MICHIGAN CITY — La Porte County experienced both joyous moments and tragedies in 2017, and a whole spectrum of experiences ranging between the two. And as we do every year, The News-Dispatch has compiled a list of the top 10 stories to have made an impact on our county this year – good, bad or otherwise.
1. MCHS Football reaches semi-state, makes history
The Michigan City High School Wolves made history in 2017 by becoming the first football team in the school’s 22-year history to win a regional championship and advance to the IHSAA Class 5A semi-state contest on Nov. 17.
Although it was there that their season came to an end in a 21-14 loss to the Kokomo High School WildKats, the Wolves finished their season with much to celebrate:
City beat their cross-conference rival, the La Porte Slicers, in a 38-0 shutout at Ames Field to win the sectional title on Nov. 3. The last time any Michigan City team won a football sectional was in 1984, when Ken Bye was head coach for the Elston High School Red Devils. (Bye returned to the coaching staff at Michigan City this season, working under second-year Head Coach Phil Mason.)
Senior Daelon Wren was the first Wolves’ running back to rush for as many as 369 yards in a game; and in that same game, matched the program record of six rushing touchdowns.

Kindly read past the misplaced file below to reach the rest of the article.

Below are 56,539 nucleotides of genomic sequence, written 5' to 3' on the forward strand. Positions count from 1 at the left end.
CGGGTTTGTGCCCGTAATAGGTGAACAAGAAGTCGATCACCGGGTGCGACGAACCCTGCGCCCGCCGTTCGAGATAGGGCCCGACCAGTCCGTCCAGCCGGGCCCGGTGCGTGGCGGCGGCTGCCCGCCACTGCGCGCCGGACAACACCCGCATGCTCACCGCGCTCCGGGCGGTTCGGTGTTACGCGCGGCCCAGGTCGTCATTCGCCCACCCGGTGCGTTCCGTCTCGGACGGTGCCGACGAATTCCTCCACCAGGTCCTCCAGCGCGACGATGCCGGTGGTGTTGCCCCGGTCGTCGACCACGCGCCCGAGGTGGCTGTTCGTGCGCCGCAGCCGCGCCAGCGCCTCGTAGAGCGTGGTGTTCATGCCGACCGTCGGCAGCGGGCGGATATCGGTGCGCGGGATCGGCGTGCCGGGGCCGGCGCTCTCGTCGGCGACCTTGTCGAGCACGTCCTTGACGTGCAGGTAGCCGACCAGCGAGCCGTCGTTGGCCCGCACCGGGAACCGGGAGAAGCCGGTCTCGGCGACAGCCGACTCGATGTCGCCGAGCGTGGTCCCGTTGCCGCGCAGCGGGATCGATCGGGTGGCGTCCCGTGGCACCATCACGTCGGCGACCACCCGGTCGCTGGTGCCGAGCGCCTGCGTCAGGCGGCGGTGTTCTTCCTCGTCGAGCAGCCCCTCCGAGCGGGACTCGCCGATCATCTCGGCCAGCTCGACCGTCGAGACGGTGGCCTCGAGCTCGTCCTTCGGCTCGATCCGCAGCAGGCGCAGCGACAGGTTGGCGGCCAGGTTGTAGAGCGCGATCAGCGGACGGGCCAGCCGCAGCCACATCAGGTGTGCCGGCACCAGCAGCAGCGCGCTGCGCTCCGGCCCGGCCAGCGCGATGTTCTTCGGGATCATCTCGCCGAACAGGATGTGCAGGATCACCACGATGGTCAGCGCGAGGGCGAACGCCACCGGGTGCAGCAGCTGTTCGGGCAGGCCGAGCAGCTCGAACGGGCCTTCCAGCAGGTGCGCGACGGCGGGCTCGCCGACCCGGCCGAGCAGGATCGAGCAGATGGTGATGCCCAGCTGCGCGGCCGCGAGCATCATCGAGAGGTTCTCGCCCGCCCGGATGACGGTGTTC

Senior Michael McCullough was City’s first quarterback to throw for six touchdowns in a game, a feat accomplished one week after Wren’s record.
And after the high school season ended, senior offensive lineman Braden Fiske signed an official letter of intent with Western Michigan University, turning down offers from Ball State University and Northern Illinois University in the process.
2. Fatal crashes along U.S. 20 spike in 2017
Twelve people have died on La Porte County’s stretch of U.S. 20 in 2017, for reasons ranging from drunk driving to inclement weather; but the Indiana Department of Transportation estimates the majority are a result of distracted driving.
To help address the problem, police presence has been increased along the highway, and state officials began the installation of centerline rumble strips more than a year earlier than originally planned.
3. Coolspring Fire’s Baby Hope is first ever to be left inside Safe Haven Baby Box
A newborn baby girl believed to be just one hour old was left inside the Safe Haven Baby Box at the Coolspring Township Volunteer Fire Department on Nov. 7. It marked the first time in the country’s history for one of the boxes to have been used as it was intended.
Wrapped in a bloody sweater with her umbilical cord still attached, Baby Hope, as the firefighters nicknamed her, was transported to Franciscan Health Michigan City, where she was determined to have been stable and in good health.